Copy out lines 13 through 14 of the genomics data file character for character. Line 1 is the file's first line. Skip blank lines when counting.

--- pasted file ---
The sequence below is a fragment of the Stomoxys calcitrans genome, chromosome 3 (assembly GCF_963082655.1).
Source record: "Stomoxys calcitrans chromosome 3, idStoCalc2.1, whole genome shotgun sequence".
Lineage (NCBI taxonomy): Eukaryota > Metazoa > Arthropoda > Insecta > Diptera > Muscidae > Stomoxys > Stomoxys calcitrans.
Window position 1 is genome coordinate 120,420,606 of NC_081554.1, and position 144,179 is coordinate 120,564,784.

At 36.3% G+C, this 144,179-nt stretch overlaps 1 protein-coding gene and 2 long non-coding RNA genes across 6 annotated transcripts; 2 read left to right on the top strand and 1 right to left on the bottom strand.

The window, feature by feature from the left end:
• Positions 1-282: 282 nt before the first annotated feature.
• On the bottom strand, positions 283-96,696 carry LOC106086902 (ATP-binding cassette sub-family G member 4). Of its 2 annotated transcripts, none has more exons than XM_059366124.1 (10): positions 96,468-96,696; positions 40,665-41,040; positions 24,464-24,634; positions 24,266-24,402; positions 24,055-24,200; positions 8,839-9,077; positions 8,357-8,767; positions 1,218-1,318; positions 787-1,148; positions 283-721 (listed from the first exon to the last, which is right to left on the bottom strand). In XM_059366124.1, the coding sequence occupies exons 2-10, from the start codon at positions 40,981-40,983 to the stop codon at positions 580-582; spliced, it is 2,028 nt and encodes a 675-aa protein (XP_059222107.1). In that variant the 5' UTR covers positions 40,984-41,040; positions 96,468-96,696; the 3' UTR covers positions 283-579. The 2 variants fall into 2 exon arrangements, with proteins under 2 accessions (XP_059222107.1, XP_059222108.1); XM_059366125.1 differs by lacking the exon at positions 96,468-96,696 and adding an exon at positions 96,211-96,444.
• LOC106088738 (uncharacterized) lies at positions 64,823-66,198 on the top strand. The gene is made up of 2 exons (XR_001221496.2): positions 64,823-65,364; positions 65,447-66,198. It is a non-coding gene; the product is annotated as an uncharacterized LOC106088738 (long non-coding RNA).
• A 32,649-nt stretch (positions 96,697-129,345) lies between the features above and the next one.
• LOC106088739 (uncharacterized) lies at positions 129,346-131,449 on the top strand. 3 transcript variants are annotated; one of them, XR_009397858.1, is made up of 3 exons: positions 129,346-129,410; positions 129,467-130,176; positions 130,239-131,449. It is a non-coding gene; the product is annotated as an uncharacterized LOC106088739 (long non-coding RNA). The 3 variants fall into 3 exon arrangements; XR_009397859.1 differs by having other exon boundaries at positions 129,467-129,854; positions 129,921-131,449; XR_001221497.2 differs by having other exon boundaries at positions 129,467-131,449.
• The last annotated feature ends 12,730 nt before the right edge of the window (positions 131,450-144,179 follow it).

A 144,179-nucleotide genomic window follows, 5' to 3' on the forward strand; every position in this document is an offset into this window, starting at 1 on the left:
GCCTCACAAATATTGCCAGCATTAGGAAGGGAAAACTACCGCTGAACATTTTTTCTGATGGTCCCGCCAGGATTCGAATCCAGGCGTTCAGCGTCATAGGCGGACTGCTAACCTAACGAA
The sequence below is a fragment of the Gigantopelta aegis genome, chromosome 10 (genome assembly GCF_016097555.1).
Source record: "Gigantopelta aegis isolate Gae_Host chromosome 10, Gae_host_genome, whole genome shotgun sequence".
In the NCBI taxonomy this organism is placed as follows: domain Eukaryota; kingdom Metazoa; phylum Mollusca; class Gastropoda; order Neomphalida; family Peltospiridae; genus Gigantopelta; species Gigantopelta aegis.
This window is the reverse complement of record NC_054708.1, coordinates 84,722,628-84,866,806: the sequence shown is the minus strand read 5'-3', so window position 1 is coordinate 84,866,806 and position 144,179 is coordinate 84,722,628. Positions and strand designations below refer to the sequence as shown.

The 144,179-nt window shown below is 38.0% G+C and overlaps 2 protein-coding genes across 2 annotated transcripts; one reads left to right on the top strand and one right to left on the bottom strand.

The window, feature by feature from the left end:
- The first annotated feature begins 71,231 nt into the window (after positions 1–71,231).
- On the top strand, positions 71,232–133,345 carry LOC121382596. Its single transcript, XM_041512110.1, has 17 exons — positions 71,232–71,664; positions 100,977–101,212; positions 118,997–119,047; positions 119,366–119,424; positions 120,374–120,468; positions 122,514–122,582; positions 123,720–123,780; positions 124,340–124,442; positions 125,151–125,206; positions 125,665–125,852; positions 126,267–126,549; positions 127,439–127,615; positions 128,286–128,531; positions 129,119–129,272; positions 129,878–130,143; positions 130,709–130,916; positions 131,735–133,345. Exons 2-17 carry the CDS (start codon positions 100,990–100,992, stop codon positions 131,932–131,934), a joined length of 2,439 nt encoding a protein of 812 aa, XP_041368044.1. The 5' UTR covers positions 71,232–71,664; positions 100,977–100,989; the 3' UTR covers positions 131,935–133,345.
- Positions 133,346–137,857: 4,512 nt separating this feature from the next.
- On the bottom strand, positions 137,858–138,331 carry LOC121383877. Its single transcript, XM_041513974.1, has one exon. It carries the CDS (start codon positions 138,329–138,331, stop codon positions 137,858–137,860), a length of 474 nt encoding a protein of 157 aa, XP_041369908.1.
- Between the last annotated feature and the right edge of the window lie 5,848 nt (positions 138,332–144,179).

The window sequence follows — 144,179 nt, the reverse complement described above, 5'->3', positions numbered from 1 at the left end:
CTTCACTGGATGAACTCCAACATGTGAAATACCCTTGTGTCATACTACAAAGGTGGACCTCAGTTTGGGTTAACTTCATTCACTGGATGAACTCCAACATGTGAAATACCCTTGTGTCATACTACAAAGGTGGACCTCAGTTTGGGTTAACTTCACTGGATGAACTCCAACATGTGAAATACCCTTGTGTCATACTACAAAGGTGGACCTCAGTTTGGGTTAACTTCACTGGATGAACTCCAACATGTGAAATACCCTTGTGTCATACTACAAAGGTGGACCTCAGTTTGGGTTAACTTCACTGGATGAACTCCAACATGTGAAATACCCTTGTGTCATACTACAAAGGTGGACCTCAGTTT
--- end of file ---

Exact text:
A 144,179-nucleotide genomic window follows, 5' to 3' on the forward strand; every position in this document is an offset into this window, starting at 1 on the left:
GCCTCACAAATATTGCCAGCATTAGGAAGGGAAAACTACCGCTGAACATTTTTTCTGATGGTCCCGCCAGGATTCGAATCCAGGCGTTCAGCGTCATAGGCGGACTGCTAACCTAACGAA